Israel Credited With Saving Jerusalem’s ‘Tomb of Jesus,’ Causing Rival Christian Groups to Unite in Its Repair
The Armenian Patriarchate in Jerusalem is crediting Israel with saving a holy Christian site, the New York Times reported on Wednesday.
According to the report, the shrine around what many believe is the tomb of Jesus, inside the Church of the Holy Sepulchre in the Old City of Jerusalem, is in a dilapidated state and desperately in need of repair. But it was not until Israel shut it down for fear it would collapse that rival Christian groups set aside their differences to save it.
Rev. Samuel Aghoyan, the Armenian Patriarchate’s representative at the Holy Sepulchre, told the Times, “If the Israeli government didn’t get involved, nobody would have done anything.”
On February 17, 2015, Israeli police barred religious pilgrims and the monks who guard the tomb from entering the holy site for several hours after receiving reports that it was at risk of caving in. “The message was clear: Fix it, or else,” the New York Times noted.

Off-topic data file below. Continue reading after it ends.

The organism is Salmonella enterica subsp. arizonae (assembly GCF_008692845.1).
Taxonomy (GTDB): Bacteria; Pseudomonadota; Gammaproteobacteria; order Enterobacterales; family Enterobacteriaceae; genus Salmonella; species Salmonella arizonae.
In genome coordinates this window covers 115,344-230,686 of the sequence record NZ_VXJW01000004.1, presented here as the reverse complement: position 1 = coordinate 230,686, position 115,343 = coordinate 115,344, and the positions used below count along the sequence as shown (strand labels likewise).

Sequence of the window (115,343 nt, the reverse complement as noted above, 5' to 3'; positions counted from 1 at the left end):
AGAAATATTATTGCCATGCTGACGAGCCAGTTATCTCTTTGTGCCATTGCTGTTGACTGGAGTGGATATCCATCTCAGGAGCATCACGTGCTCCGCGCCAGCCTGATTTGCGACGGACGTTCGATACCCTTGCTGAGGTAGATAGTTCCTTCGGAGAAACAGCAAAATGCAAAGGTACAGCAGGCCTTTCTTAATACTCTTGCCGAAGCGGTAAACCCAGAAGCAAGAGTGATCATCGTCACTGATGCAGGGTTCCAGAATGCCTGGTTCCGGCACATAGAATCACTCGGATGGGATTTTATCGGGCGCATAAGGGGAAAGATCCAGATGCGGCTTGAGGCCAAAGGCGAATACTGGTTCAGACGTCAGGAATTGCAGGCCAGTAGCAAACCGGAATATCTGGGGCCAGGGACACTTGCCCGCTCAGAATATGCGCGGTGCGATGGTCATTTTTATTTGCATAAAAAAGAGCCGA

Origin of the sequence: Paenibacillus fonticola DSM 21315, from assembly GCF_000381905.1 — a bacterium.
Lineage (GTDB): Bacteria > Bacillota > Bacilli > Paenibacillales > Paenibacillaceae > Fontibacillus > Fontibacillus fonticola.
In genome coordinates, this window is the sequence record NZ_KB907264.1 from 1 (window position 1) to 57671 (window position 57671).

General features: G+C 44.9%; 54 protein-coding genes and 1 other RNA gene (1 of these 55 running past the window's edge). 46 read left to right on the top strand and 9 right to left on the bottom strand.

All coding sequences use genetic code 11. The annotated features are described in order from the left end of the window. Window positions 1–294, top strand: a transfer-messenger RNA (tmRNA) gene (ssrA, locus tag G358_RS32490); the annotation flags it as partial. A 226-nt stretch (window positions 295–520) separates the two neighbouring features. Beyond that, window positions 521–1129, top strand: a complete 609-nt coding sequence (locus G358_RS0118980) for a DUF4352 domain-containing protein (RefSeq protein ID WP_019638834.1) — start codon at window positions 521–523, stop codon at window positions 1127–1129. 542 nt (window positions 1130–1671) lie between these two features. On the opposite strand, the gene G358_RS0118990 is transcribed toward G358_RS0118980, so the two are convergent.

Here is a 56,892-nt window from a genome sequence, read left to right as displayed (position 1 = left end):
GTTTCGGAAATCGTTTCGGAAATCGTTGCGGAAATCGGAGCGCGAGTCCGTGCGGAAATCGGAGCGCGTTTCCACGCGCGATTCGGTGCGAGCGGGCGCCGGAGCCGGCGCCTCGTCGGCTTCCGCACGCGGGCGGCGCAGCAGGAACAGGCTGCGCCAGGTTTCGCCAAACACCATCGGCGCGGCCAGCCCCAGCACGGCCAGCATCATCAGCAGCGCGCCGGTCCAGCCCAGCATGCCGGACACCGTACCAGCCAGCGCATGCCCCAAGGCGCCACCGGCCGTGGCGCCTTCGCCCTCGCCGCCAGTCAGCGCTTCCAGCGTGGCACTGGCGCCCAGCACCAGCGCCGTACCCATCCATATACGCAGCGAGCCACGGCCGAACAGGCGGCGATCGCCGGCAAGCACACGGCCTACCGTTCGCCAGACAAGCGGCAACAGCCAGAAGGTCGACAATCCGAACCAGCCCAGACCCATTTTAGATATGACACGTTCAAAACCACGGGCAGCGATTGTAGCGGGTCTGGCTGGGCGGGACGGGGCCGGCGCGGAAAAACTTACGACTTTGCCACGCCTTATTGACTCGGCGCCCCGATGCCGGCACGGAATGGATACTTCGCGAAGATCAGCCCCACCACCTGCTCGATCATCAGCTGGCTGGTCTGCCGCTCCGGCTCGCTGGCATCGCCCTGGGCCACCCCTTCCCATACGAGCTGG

“Somebody had to push us,” said Aghoyan. Athanasius Macora, a Franciscan friar, explained to the New York Times, “Unity is more important than a turf war.”
An agreement between the different religious Christian groups who man the site — signed on March 22 — will see $3.4 million going towards renovations. According to the New York Times, “Each religious group will contribute one-third of the costs, and a Greek bank contributed 50,000 euros, or $57,000, for the scaffolding, in return for having its name emblazoned across the machinery.”
The “Tomb of Jesus” is surrounded by a 206-year-old structure held together by a 69-year-old cage, the report said. Over the last several weeks, scaffolding has popped up a few feet away from the shrine as part of initial steps to save the shrine.